COULD NORTH KOREA HIT ITS NEIGHBORS WITH NUKES?
The Indian Express, April 6, 2013
Washington: North Korea is widely recognised as being years away from perfecting the technology to back up its bold threats of a pre-emptive strike on the United States. But some nuclear experts say it might have the know-how to fire a nuclear-tipped missile at South Korea and Japan, which host U.S. military bases.
No one can tell with any certainty how much technological progress North Korea has made, aside from perhaps a few people close to its secretive leadership. And it is highly unlikely that Pyongyang would launch such an attack, because the retaliation would be devastating.
The North's third nuclear test on Feb. 12, which prompted the toughest U.N. Security Council sanctions yet against Pyongyang, is presumed to have advanced its ability to miniaturize a nuclear device. And experts say it's easier to design a nuclear warhead that works on a shorter-range missile than one for an intercontinental missile that could target the U.S.
The assessment of David Albright at the Institute for Science and International Security think tank is that North Korea has the capability to mount a warhead on its Nodong missile, which has a range of 800 miles (1,280 kilometers) and could hit South Korea and most of Japan. But he cautioned in his analysis, published after the latest nuclear test, that it is an uncertain estimate, and the warhead's reliability remains unclear.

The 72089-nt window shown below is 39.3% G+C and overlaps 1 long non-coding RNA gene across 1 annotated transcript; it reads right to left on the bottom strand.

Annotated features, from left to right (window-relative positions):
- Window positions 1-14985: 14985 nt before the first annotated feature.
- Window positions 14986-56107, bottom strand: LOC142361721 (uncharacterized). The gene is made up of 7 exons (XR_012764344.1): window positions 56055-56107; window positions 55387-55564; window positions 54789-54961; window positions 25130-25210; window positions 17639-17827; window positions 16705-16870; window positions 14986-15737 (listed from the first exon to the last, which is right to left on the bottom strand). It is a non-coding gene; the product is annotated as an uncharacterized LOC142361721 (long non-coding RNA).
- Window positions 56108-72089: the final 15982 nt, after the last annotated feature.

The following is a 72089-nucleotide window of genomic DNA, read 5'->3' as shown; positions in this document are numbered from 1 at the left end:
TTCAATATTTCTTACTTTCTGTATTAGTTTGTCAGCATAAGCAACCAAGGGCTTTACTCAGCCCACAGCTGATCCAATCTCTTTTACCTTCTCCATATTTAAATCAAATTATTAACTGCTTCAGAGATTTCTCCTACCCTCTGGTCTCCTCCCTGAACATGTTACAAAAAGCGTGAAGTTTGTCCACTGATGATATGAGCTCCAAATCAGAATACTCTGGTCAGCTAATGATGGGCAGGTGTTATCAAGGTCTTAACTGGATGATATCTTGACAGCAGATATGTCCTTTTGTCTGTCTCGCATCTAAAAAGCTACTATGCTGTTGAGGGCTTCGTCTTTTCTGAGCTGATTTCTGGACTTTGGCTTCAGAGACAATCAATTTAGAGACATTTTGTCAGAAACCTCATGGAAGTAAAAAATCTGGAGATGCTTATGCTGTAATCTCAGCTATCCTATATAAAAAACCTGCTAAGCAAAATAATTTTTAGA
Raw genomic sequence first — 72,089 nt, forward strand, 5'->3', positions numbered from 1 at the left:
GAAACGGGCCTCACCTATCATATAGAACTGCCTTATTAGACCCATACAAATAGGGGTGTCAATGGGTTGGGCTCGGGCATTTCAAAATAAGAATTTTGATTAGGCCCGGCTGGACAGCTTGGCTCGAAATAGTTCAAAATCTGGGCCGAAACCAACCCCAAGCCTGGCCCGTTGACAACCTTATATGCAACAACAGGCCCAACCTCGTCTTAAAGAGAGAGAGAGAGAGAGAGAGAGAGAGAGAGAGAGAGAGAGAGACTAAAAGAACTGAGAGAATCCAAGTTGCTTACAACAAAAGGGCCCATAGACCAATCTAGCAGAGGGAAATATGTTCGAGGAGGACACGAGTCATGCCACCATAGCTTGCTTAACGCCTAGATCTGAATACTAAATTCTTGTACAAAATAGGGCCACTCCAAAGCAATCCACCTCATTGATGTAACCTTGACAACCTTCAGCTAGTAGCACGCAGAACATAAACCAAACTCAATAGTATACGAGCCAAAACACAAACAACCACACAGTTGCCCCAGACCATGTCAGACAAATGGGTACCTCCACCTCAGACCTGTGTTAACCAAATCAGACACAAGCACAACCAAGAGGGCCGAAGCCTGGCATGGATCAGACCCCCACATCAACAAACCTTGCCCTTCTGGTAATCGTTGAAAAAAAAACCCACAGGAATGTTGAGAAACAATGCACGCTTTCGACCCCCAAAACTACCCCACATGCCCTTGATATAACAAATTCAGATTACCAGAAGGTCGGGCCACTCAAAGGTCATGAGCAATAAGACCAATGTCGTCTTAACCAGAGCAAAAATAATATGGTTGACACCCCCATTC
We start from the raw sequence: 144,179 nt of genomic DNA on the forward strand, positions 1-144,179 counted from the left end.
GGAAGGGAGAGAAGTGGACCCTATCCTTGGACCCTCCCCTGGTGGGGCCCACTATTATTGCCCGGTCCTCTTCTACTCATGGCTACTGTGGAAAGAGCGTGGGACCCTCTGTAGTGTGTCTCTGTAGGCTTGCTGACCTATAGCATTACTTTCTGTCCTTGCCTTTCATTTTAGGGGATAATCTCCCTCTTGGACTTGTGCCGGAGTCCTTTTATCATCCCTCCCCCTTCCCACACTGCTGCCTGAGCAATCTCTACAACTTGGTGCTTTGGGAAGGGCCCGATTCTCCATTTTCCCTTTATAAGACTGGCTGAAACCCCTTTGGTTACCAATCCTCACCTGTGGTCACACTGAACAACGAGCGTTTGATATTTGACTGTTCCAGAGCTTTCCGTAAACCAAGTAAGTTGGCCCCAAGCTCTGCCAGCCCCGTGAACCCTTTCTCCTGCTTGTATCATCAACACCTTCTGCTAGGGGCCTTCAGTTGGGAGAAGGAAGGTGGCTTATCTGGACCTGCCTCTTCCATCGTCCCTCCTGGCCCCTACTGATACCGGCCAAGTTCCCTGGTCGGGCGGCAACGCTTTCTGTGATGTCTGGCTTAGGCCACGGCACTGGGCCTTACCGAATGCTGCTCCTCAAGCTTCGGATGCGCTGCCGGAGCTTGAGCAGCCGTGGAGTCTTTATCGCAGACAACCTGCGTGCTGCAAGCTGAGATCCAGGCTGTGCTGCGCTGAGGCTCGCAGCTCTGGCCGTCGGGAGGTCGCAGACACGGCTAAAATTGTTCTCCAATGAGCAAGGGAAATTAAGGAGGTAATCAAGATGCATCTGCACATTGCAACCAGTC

Albright contends that the experience of Pakistan could serve as precedent. Pakistan bought the Nodong from North Korea after its first flight test in 1993, then adapted and produced it for its own use. Pakistan, which conducted its first nuclear test in 1998, is said to have taken less than 10 years to miniaturize a warhead before that test, Albright said.
North Korea also obtained technology from the trafficking network of A.Q. Khan, a disgraced pioneer of Pakistan's nuclear program, acquiring centrifuges for enriching uranium. According to the Congressional Research Service, Khan may also have supplied a Chinese-origin nuclear weapon design he provided to Libya and Iran, which could have helped the North in developing a warhead for a ballistic missile.
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